Nixon: Behind the Scenes

Nixon: Behind the Scenes

Photo credit: Janet Donovan

“He was a very interesting guy. He certainly didn’t get elected on his charm and good looks; but he probably knew more about the political process than anyone,” John Damgard, former Assistant to President Nixon and Vice President Spiro Agnew, told Hollywood on the Potomac during our inaugural series on Presidents.  “There are lots of stories about Old Milhous sitting on the bench at Whittier College, which wasn’t exactly competing for a Rose Bowl slot. Twelve guys went out for football, one guy got to sit on the bench and that was Milhous. I think he was a tremendous achiever in a variety of ways that sort of made up for some of his insecurities, quite honestly.”

Although in 2007 Damgard celebrated his 25th year as president of the Futures Industry Association and has been the voice of the futures industry before Congress and regulatory agencies in the U.S. and abroad and in the press, he talked gingerly about his time at the White House and gave us a walk down memory lane with finite detail.  This week marks the 40th Anniversary of Nixon’s resignation.


Johnny Damgard at the home of Esther Coopersmith

“I had been an advance man in the ’68 campaign. I got a call in the middle of the summer saying, ‘Do you want to come, be a volunteer, advance man for Richard Nixon?’ and it sounded like fun and it was early on and the caller said, ‘Yeah, he’s going to be the next President.'” 

Damgard revived his memories of those days and passed along some interesting stories.  “Did you hear the one about the train wreck?” – one of his favorites.

There was a guy named Booth Turner and his job was to organize a campaign trip.  We thought at some point during the campaign that the typical airplane stop and rally in an airport would get to be old stuff, so we needed something to be more exciting. So Booth Turner figured out a train trip.  He borrowed fancy railroad cars so the rally looked even bigger than what it was. I think it was in Deshler, Ohio or something where, ‘My fellow Americans’ speech took place.  It was Nixon and Pat and the two girls and I think David Eisenhower who was on that trip, and standing behind them were Bill Duncan, who was the Secret Service guy, and Bob Haldeman. In those days you put on the microphone, clipped them up on the railing around the back of the observation car. Just as he was starting the speech, the train lurched forward and the mic started popping off and the train went down the track and there was nobody on the train, except Haldeman and Erlichman, or maybe just Erlichman.


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He and Duncan ran through 14 cars and got to the engineer. I wasn’t there, but I can imagine they said something like, ‘What the hell do you think you’re doing?”‘ It seemed the one of the great pranksters in the Democratic Party, a guy named Dick Tuck, had snuck onto the locomotive and said, ‘I’m a member of the FBI that’s part of the supportive staff, and we’ve just learned that there’s been a threat on the candidate’s life, and if you’re any kind of patriotic American, you’re going to get this train out of here, you’re going to get it out of here right now.’ This little man was of course shocked and I think Tuck also said, “If anybody tries to stop you, it’s probably part of that conspiracy.” This little guy was chugging down the tracks and the Secret Service guy, Duncan, came up and the little engineer turned around and hit him right in the jaw. Well, finally they subdued him and the train backed into the station. Of course, that was the story.”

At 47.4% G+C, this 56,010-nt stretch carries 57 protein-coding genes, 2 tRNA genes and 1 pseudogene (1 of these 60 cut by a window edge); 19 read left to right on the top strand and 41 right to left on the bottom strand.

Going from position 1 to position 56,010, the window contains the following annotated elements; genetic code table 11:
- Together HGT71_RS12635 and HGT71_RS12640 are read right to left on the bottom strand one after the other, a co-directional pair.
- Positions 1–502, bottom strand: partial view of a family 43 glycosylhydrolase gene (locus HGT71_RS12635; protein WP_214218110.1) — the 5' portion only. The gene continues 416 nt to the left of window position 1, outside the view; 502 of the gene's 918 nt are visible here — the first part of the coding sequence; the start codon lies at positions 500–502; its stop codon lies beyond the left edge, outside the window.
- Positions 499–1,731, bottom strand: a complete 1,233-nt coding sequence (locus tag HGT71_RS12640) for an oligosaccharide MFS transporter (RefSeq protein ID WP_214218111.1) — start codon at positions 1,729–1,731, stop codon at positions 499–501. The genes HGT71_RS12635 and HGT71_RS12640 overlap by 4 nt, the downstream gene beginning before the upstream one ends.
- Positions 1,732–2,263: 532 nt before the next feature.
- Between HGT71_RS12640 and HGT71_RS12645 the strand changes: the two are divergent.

Damgard went on to tell us about his transition to the Vice Presidents’ office.  “Bill Safire, Pat Buchanan, Brice Harlow, Marty Anderson and I, and I think David Key, we were all loaned to Agnew out of the cadre of supporters of Nixon from the ’68 campaign, for that off-year ’70 campaign. It was a smaller entourage. We didn’t have the same kind of press corps following us around. It was the last of the really intimate campaigns. We went to 46 or 47 states in a chartered airplane and you get to know somebody pretty well as a result of that.

After that, Safire and Buchanan went back to their respective posts in the White House. I did briefly, but then I was asked by both Nixon and Agnew to stay on and do some of the structuring of Agnew’s participation in the ’72 campaign. The whole theory, you’ll recall, is Committee to Re-Elect the President and the President was so busy being the president that he didn’t have time to go out and do all the campaigning. That was left to Agnew, so we were in all 50 states. The fact that we ran against McGovern may have had something to do with the margin of our victory.”

Johnny Damgard

Damgard reflected on how to emphasize things, Nixon was pretty profane. “He’d say, ‘And we’ve got to go get those blanks,’ and I was thinking, I was in my late 20’s, I was thinking, The President of the United States is using pretty graphic language to describe…….such and such.  Out of that came the enemies list, so there was that kind of diabolical mentality. I think people that worked for him understood how much he knew about the process and what a great patriot he was.

This was a dedicated, patriotic American who obviously made a mistake during Watergate. It was not really the act of the simple burglary by a bunch of jerks, it was this part of his personality that he just didn’t ever want anybody to be able to call him a failure or that he got caught doing something wrong. It was really the cover-up that got him in trouble.

If you look at what he did with China, if you look at what he did with the Strategic Arms Limitation in Russia, and Kissinger clearly laid all these things out, it reminds us of all the enormous contributions Nixon made to world peace when he was President – you remember why.